Played by Luna Manzanares, Carmen becomes a proud Cuban woman whose personal quest for freedom unfolds during a time of political turmoil. Sensual and beguiling, strong-willed and confident, she embodies her own rebellion. “I will laugh and drink, I will sing and dance and live life to the fullest to the last day. As long as I can fly, I will look at the sky. I will always be Carmen.”

Carmen La Cubana runs at Sadler’s Wells from 1 – 18 August. Tickets are available now priced from £15 by calling the Ticket Office on 020 7863 8000 or book online.

A teachers’ workshop with Hofesh Shechter Company

Charlotte Conroy Legge teaches GCSE dance at Bohunt School in Liphook, Hampshire. She recently took part in a teachers’ workshop we delivered with the company of our Associate Artist Hofesh Shechter, who returned to our stage this month with his latest work Grand Finale. Here, Charlotte shares her thoughts about the experience.

“As a dance teacher in a secondary school, I was excited and intrigued to participate in the Hofesh Shechter dance teachers’ workshop at Sadler’s Wells in July. I didn’t know what to expect, but I was hoping to at least learn some repertoire from Hofesh’s latest piece Grand Finale. I have been teaching in schools for three years now and try and take any opportunity to improve my practice. This in turn helps me to inspire my students and have an impact on the future generation in dance – something I’m always aspiring to do. I looked upon this workshop as a chance to expand my knowledge and gain a better insight into Hofesh Shechter Company.

The workshop was run by Bruno Guilore, the company’s Associate Artistic Director, and Merel Lammers, a long-time dancer in the company. “The spine is a b****!” said Bruno as the class were improvising, attempting to move every muscle they could on all fours. The day started with a session based around how Hofesh Shechter Company dancers usually start their rehearsal. Hofesh works a lot with improvisation and this was what our first session was based around. As we went back to basics and really worked through the body, it reminded me of my training at university, back to a time when you really had to know your body. Reminiscent as it was, it prompted me to think about why I had chosen to pursue dance in the first place. As teachers, we often run out of time in our busy week to take classes for ourselves.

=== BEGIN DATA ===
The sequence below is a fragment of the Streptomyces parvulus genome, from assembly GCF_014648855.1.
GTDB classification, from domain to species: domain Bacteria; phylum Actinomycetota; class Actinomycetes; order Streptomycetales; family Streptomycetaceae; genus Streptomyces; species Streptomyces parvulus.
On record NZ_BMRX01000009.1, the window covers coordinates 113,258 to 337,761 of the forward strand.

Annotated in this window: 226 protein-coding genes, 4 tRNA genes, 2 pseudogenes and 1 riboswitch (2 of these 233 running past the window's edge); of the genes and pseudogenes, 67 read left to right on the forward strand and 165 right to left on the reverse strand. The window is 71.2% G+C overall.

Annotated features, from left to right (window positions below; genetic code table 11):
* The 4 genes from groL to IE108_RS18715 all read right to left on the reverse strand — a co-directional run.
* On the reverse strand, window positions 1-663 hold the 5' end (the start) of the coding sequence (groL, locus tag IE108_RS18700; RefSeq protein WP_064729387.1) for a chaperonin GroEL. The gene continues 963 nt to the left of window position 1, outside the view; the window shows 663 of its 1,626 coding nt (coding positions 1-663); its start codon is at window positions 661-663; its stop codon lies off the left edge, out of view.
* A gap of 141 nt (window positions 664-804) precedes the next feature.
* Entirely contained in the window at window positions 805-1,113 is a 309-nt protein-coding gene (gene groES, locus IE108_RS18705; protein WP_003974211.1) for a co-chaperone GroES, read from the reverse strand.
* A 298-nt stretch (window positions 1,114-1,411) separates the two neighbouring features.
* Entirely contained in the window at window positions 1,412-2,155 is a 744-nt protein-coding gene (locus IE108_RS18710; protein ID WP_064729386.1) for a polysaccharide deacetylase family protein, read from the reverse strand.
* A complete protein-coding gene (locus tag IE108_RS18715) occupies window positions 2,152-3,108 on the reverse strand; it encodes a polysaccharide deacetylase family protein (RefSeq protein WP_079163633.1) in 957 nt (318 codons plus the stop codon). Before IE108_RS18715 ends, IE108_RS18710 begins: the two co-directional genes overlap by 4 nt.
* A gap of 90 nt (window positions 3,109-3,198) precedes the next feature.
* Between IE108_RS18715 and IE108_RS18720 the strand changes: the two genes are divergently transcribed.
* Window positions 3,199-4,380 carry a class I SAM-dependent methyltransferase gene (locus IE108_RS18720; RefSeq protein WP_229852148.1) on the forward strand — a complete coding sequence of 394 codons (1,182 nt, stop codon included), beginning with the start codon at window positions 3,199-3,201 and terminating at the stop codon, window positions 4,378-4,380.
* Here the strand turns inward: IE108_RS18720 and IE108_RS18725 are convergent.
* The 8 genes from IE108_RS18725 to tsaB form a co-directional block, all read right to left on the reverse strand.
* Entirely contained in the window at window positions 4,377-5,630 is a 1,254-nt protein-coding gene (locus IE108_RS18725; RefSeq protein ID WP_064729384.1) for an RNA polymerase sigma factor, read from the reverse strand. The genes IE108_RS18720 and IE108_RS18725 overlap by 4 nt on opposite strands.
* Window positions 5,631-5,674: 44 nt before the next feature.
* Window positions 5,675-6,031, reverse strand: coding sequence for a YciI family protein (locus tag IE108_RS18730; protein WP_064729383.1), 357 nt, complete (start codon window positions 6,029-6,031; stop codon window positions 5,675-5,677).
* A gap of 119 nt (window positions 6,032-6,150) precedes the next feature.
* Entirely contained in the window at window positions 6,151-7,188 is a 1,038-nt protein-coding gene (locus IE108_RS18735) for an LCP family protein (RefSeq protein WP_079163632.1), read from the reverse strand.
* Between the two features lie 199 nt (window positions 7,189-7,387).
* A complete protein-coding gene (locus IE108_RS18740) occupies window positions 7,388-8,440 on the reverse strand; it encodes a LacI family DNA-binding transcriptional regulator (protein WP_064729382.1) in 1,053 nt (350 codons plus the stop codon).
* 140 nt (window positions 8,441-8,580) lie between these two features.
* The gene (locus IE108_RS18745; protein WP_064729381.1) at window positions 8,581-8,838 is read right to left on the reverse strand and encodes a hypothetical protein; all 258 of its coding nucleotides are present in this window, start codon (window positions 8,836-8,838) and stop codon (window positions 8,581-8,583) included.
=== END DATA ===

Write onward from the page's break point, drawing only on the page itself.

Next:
After our improvisation workshop, we were able to watch some of the company’s rehearsal. To our pleasant surprise, they were doing the exercise we had just finished in our first session. This was a nice touch and solidified the feeling we were really getting the full experience. Of course, the dancers were ‘nailing it’. I almost wished we could have watched them before our task, so I could have cheated – although I feel like Bruno was canny and would have known!

Back down to the studio, we got ready to learn some repertoire from Grand Finale. I’ve always enjoyed Hofesh’s style and embodying this was challenging but different. You could see the fatigue and sweat of the fellow teachers around you, but continued to push through. With its high energy and quick, dynamic changes, it was exhausting, but I felt like I was getting my money’s worth! Merel pushed us and really wanted us to keep the integrity of the movement – meaning that, although we were sweating buckets, we were still striving to improve. It wasn’t “here you go, here’s the repertoire, get on with it”; it was “if you’re leaving with this repertoire, it will be in your body and it will be performed how it should be”.

Having two company members take the sessions was fascinating, especially when they talked about the origin of the movement content and the way in which Hofesh works. Going back to primal ways of moving and creating organic, authentic movement came across vividly. Finding the groove and allowing the body to move instinctually was very much encouraged. At the end of the practical session, we took a much-needed breather and sat down. We were then shown the costumes from the show and had a Q&A session with the dancers. This was an opportunity for us all to listen to the first-hand experiences and interpretations from the company members. In another valuable part of the day, nothing was left unaddressed and we had plenty of time to get as much out of the session as what we had come for.